A majority of EU countries have succeeded in rejecting the commitment to a tight timeline for an agreement on two key pieces of digital legislation that would have served well the French government ahead of the presidential elections there in April next year.
Leaders of EU-27 are due to meet on 21 and 22 October for the European Council in Brussels. While the ongoing energy crunch is set to take the centre stage, digital policies also remain on top of the leaders’ agenda.
An initial draft of the summit conclusions that circulated two weeks ago committed to finding an agreement for the Digital Services Act (DSA) and Digital Markets Act (DMA) by spring 2022. EU diplomats took that to mean by March next year, just ahead of France’s presidential elections.
Paris is due to take over the rotating presidency of the EU Council next year, a key position to shape the EU legislative agenda. The narrative of reining in Big Tech is rather popular in France, therefore finding an agreement on the two landmark proposals would serve the government and President Emmanuel Macron well in the presidential campaign.
While trying to obtain a victory in Brussels to sell it back to one’s domestic electorate is nothing new, the mention would have been the first explicit deadline for the DSA and DMA. But a majority of member states opposed this reference as the timeline was considered too strict and not very realistic, an EU diplomatic source told EURACTIV.
France was backed in in its efforts by the current Slovenian EU presidency, Spain and Portugal.
In the new version of the Council conclusions that circulated on Monday (12 October), seen by EURACTIV, the exact timing has given way to “as soon as possible”, whereas the agreement to be reached has acquired the definition of “ambitious”.
The two versions include other relevant changes, the result of comments from the European governments.
Compared to the previous version, the language is colder concerning the Path to the Digital Decade, a policy programme the European Commission is launching to monitor the digital transition in the member states. The Council no longer “welcomes” the Commission’s proposal, it rather “calls for a swift examination.”
A reference has been added to the Roaming Regulation, as the Council calls for reaching an agreement by the end of the year. The current legal framework for roaming expires by June 2022 so a new solution is urgently needed.
The Council stresses the need to unlock the value of data in Europe and a reference to swift progress for a comprehensive regulatory framework. This mention was added upon the insistence of the Netherlands, which has been advocating for specific data-sharing provisions in the Data Act the Commission is due to present in December.
A hint at the establishment of sectorial data spaces has also been added. The first data space will be related to health and is expected by the end of the year.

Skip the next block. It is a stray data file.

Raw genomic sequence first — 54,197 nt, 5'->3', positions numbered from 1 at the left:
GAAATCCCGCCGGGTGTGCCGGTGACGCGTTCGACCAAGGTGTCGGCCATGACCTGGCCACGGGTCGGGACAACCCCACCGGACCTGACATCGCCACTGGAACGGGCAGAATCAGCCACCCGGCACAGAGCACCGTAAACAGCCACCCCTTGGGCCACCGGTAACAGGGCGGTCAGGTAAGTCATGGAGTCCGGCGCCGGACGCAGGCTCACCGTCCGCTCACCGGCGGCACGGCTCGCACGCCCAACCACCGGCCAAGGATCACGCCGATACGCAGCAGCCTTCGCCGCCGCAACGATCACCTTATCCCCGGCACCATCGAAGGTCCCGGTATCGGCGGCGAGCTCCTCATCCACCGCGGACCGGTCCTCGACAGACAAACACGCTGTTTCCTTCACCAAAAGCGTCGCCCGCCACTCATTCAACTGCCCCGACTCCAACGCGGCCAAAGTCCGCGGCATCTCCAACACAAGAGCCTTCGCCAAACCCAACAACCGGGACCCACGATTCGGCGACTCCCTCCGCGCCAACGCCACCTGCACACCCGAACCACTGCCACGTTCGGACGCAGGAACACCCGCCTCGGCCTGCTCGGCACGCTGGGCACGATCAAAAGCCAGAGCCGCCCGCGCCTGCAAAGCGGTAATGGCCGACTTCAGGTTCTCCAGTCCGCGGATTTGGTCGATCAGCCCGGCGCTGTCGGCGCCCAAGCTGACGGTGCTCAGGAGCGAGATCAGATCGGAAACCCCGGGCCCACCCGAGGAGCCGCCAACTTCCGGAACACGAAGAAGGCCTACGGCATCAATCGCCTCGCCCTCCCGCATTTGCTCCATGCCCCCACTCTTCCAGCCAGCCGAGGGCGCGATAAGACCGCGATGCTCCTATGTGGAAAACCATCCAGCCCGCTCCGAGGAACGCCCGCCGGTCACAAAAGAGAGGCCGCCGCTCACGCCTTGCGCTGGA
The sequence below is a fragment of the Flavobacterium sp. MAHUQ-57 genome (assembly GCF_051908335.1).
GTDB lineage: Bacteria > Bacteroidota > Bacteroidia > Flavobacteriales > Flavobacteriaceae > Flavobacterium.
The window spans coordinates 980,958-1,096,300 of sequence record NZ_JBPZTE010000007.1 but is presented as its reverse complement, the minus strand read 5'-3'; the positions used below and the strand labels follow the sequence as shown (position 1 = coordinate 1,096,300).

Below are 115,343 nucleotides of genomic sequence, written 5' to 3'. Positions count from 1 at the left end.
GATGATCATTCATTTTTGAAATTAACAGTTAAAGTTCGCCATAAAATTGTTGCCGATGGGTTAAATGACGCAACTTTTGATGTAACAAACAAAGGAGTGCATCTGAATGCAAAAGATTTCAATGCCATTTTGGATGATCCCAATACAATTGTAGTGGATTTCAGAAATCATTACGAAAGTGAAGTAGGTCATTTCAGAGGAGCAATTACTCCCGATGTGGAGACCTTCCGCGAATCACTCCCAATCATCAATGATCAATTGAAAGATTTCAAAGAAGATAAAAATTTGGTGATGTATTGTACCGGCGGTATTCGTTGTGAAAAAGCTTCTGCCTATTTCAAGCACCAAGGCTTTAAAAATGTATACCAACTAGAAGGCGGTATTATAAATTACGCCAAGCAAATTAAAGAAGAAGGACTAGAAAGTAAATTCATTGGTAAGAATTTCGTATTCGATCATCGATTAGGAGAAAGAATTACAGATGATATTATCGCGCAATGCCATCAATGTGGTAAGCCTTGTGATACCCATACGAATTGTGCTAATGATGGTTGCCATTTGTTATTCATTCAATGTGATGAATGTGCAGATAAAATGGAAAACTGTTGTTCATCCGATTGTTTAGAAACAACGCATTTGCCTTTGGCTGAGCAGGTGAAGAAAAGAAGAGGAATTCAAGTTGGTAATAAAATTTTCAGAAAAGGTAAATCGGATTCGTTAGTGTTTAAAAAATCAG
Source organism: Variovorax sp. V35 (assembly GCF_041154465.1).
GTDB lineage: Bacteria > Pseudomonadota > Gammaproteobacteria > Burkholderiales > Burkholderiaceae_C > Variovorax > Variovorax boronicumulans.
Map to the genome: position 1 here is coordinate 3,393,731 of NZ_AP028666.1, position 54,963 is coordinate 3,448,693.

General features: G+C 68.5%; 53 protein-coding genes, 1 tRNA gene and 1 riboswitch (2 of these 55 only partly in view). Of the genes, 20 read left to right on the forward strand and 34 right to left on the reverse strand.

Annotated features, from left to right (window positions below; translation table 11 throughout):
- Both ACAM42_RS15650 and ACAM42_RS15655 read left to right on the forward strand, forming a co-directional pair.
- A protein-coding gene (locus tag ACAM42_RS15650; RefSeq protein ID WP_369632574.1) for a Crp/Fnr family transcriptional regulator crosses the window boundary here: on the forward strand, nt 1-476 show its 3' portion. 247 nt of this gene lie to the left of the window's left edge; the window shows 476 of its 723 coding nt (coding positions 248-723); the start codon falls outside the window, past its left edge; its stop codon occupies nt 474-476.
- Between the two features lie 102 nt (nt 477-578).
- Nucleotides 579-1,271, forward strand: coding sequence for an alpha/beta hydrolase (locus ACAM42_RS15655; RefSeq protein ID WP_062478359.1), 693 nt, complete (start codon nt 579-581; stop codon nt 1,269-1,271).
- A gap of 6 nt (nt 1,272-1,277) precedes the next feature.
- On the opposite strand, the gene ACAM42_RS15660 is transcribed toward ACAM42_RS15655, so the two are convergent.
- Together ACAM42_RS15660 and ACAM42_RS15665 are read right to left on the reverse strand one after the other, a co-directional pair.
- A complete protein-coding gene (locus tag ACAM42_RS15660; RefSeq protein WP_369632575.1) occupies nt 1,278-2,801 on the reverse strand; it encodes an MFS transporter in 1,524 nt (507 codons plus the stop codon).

The reference to “establishing a regulatory framework for artificial intelligence in order to accelerate the uptake of this technology by both the private and public sector while ensuring safety and full respect of fundamental rights” is virtually unchanged.
The same goes for the call on a coordinated approach for a European Digital Identity framework.
Emphasis on microchips, cybersecurity, connectivity
By contrast, the conclusion on microchips has been significantly enhanced. The first version called for the creation of a cutting-edge European microchip ecosystem, spanning from design to production.
The new text stresses the importance of ensuring resilience to avoid critical shortages by securing the supply of raw materials. Furthermore, it has been added that the Council looks forward to the European Chips Act.
In terms of cybersecurity, the second draft adds a reference to “the marked increase of malicious cyber activities aimed at undermining our democratic values and the security of the core functions of our societies.”
The implicit reference is to autocratic powers, against which the Council “reiterates its unwavering commitment to pursue democratic values, both online and offline.”
To build their cyber capacities, EU countries call for advancing work on the revised Directive on Security of Network and Information Systems (NIS2), the Directive on the resilience of Critical Entities and the Cyber Diplomacy Toolbox.
The conclusions underscore the importance of a coordinated approach to cybersecurity threats, and especially the response to large-scale attacks should be addressed by cybersecurity crisis management at the EU level. In this context, the potential of a Joint Cyber Unit is to be explored.
One last point was added in the new version, stressing “the importance of digital connectivity – including through secured space-based connectivity – and global partnerships as tools to advance our interests and values on the global stage.”
The model the EU countries point to is the “European Trusted Connectivity” based on trust, transparency and accountability. Trusted connectivity has become a recurrent theme in European circles, and it is meant to oppose infrastructures financed by authoritarian regimes, notably under China’s Road and Belt Initiative.
The implicit reference is to the global connectivity strategy the European Commission is due to present later this week, which is intended to bring all EU-financed infrastructural projects around the globe under a single umbrella.
[Edited by Zoran Radosavljevic]